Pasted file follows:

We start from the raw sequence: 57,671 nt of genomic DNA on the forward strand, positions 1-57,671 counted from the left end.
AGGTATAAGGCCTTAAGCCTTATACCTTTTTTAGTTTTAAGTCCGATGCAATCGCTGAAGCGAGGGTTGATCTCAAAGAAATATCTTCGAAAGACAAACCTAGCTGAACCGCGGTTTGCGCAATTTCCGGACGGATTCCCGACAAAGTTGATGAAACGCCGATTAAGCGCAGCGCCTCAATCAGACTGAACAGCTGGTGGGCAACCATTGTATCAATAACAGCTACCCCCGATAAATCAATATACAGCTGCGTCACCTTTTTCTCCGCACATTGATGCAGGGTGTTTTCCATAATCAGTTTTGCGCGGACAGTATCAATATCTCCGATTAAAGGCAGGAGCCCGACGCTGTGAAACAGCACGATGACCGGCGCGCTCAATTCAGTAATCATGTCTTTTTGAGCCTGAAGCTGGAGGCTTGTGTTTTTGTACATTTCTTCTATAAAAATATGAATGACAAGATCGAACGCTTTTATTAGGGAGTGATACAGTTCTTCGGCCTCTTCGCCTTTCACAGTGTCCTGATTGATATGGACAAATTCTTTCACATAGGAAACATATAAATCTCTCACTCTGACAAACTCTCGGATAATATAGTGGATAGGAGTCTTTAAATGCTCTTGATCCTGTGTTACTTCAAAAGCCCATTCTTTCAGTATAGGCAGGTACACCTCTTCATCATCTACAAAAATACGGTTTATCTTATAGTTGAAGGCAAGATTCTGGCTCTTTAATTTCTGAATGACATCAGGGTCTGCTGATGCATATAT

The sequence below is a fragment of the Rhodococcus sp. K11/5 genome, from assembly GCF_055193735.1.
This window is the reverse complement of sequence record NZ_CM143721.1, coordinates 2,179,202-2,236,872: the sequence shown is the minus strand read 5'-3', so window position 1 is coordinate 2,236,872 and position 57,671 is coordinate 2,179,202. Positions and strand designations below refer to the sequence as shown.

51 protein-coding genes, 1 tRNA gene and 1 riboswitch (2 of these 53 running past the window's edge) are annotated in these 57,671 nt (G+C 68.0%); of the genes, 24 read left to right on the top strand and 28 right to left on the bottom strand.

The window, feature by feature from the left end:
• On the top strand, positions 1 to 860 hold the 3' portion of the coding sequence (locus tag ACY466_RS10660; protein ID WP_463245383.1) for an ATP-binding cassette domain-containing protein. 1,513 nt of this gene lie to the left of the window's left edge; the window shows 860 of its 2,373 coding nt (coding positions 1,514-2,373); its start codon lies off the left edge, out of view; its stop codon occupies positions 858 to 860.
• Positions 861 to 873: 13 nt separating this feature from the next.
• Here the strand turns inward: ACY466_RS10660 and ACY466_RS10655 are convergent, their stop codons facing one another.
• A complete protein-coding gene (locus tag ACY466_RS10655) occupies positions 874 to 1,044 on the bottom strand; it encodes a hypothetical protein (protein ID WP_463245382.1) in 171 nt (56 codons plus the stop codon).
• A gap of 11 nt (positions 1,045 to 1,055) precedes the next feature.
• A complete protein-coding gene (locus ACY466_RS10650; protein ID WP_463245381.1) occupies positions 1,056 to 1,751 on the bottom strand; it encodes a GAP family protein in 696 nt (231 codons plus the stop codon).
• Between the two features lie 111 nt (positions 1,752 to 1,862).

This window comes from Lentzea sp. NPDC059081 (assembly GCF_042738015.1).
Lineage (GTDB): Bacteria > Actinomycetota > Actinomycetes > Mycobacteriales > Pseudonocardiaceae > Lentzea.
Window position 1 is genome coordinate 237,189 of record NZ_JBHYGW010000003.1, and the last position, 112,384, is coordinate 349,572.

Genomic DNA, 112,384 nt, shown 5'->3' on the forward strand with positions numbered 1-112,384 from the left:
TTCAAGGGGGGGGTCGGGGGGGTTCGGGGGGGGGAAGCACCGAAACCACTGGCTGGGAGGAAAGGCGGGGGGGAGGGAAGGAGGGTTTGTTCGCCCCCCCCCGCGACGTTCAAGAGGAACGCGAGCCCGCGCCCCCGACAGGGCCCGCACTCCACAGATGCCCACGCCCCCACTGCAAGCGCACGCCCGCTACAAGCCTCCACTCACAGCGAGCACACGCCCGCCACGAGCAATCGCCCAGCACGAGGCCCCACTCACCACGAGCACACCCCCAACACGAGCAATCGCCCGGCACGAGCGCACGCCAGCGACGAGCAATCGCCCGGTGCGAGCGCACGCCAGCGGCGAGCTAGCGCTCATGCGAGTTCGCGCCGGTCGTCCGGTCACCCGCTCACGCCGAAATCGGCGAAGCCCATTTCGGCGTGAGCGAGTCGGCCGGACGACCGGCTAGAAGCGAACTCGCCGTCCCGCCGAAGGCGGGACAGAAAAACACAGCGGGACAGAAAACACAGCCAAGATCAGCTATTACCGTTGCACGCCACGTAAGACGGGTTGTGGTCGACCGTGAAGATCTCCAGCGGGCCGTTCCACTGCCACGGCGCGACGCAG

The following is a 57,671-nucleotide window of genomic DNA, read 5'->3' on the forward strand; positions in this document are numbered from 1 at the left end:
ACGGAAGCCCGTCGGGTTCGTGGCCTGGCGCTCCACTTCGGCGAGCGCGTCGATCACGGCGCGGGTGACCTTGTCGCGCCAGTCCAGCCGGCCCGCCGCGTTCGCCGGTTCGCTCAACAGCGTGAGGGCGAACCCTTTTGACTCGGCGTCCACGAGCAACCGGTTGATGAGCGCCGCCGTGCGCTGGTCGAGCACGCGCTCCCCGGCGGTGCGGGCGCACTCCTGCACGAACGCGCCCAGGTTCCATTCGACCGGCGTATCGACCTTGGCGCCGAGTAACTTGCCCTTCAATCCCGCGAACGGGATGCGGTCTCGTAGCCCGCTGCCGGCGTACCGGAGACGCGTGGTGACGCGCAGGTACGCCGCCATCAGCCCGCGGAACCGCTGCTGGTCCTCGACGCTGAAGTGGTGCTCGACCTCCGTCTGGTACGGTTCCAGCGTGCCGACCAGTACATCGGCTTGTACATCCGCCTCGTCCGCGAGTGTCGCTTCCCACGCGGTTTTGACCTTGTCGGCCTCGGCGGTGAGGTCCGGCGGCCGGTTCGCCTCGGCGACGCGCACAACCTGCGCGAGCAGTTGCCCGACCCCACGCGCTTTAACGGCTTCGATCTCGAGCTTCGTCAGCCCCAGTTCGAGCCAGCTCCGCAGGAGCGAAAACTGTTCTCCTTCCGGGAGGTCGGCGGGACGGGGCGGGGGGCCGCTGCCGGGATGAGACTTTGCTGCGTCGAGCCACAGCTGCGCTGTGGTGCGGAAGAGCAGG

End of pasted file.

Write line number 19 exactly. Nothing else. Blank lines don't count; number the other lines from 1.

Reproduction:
The following is a 57,671-nucleotide window of genomic DNA, read 5'->3' on the forward strand; positions in this document are numbered from 1 at the left end: